14 Sep 2018

First Bite: Fancy Radish

The magnificent rutabaga fondue at Fancy Radish. Photo via Fancy Radish on Instagram.

Let’s start by saying that this column is woefully, unabashedly late. I first tried Fancy Radish, the not-nearly-as-new-as-it-was-back-in-May restaurant at the Apollo on H Street, 600 H Street NE, in early June. Why am I choosing to share my first bite now? Coincidentally, the Michelin Guide announced its picks for Bib Gourmand restaurants around DC last week. This year, they picked 19 restaurants in the area worthy to carry the honor. According to the Michelin Guide, the Bib Gourmand is “an award created in 1997 to be given out to establishments that serve good food at moderate prices. These places are, in fact, judged by the same five criteria used for starred and Bib Gourmand restaurants, and are recognized as establishments serving good food.”

I feel like the Michelin Guide folks may have shortchanged Fancy Radish here with their announcement– which you can read here. For that matter, they also shortchanged pretty much every restaurant on our local list, except for the Inn at Little Washington, which richly deserves its three stars. Maybe it’s just a matter of time before we move on up to three-star rating in the city proper?

Back to the matter at hand: Fancy Radish is an absolute delight. Starting with the décor, which I will call “industrial magic,” the whole place is clean and minimalist. I would like to know who got to pick all the light fixtures, as they elevate what could otherwise be described as a sterile, concrete environment. Even though I encourage you to make a reservation –which is a must if your party is larger than two– there are walk-in seats close to the kitchen and at the bar. They are perfect for an impromptu date, or for having a great time after work. Our server, Anne, was warm and friendly and helped us navigate the menu. Her expertise made the experience smooth and fun: Every single dish we ordered exceeded our expectations and then some.

Other reviewers have focused on the restaurant’s ability to place the spotlight on the vegetables –as opposed to substituting the feel and taste of meat with plant-based products. This is absolutely spot-on: Starting with the pretzel and rutabaga dip, which has the silkiest and most remarkably delicious texture, there is no sleight of hand hijinks. You are told all along what ingredients are coming to glorious life on your plate. Back to the rutabaga fondue: In all of my years eating dairy products, and especially melted dairy products, I’d never experienced the odd joy of tasting something that feels so much like cheese to the mouth and yet is clearly not. The dip usually comes with a fluffy, amazing pretzel roll that conjures warmth, hearth and calories. Our table opted to try the gluten-free bread, and while it was not pretzel deliciousness, it was also fluffy and crunchy in the right spots. When it came to scraping the bowl absolutely clean (a must), both breads do their job just right.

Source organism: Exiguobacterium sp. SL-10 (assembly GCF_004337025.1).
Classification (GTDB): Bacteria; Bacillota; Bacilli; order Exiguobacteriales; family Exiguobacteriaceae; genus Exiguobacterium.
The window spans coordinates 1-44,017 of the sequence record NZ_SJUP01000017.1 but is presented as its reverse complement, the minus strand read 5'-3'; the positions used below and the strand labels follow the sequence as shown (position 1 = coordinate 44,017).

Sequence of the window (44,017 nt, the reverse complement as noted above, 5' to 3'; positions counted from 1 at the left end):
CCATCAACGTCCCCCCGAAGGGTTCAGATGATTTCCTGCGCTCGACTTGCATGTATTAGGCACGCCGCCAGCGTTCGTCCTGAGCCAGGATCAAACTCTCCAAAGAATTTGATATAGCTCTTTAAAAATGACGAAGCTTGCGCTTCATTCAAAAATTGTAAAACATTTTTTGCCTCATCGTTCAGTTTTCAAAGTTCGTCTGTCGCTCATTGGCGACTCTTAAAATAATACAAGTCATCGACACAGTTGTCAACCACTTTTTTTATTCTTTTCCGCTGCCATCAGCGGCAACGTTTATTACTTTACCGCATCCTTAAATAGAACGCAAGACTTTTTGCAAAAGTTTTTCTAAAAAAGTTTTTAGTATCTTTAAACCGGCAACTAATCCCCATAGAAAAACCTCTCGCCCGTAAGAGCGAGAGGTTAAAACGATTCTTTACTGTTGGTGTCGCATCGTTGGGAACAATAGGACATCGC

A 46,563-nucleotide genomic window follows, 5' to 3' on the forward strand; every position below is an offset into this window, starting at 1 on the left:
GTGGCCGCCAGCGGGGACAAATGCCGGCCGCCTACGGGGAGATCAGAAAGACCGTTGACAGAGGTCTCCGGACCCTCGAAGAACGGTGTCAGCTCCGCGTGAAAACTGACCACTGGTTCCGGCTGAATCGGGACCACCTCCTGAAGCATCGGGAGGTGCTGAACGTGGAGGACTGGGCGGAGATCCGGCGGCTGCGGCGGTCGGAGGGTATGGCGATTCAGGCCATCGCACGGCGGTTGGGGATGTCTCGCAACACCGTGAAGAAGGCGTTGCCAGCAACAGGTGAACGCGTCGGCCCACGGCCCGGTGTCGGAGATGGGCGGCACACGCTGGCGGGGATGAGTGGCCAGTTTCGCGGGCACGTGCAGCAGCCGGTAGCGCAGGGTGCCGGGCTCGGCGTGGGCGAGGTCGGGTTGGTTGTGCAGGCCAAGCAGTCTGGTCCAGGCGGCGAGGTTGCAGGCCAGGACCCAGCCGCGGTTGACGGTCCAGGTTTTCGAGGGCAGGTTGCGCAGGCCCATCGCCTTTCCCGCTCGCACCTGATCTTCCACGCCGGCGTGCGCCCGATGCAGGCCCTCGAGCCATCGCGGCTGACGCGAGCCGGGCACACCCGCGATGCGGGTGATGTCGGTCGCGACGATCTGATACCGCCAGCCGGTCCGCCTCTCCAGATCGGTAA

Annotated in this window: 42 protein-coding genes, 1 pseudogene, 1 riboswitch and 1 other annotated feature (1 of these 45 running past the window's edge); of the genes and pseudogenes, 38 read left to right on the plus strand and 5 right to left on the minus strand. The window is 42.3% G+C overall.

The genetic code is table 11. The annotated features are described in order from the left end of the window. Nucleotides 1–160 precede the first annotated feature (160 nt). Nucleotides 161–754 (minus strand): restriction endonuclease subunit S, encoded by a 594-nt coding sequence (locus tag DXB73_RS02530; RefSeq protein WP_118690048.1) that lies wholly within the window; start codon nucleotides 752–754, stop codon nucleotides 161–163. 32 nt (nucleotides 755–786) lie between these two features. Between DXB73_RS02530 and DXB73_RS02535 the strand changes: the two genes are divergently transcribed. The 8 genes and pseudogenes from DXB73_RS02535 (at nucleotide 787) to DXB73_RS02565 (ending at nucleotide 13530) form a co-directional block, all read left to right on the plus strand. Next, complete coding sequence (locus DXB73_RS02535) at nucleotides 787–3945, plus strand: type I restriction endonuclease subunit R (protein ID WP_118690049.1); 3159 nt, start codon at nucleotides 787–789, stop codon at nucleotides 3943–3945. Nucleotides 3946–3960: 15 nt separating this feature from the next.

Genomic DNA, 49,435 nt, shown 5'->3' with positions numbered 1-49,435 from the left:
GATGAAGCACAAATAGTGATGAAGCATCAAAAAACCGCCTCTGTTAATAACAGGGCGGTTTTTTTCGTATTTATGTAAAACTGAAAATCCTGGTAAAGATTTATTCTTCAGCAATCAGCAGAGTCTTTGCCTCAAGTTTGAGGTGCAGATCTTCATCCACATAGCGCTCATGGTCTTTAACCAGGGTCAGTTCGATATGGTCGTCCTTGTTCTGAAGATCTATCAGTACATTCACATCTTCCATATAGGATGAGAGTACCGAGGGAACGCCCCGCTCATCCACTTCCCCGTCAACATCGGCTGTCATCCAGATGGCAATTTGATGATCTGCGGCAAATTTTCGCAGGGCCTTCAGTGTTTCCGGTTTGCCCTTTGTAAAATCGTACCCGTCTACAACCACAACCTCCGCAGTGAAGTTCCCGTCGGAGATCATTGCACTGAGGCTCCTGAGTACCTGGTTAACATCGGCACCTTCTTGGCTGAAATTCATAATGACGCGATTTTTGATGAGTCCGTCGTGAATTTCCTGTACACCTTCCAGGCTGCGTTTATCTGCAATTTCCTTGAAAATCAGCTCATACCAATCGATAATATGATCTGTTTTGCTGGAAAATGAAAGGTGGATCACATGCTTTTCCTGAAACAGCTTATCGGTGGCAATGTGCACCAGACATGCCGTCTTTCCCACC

Following in the magical steps, the fazzoletti that are actually trumpet mushrooms is possibly the most intriguing and delicious dish you will eat. How is it possible that mushrooms can have a) this much flavor and b) a texture so akin to pasta, and yet improve upon that concept, and we’d never noticed? Even if you’re not an avowed fan of mushrooms, this dish has such rich flavors and such a wonderful mouthfeel, it’s worth ordering it just to wow yourself. The stuffed avocado is crunchy and creamy and downright umami. It will leave you feeling eponymously stuffed as well, so order carefully. The Peruvian potatoes are rich and pack an impressive amount of heat. It’s probably best that you order them with one of the house cocktails and pace yourself. Just make sure you save room for dessert– the party of flavors continues with the sweet stuff.

If you go:

WHAT: Fancy Radish, 600 H Street NE, in the Apollo Building

WHEN: Open for dinner Tuesday through Sunday, starting at 5 p.m. For reservations, visit their website, https://www.fancyradishdc.com

WHY: Because magical food should not be relegated to the realm of popping, fizzing or color-changing.




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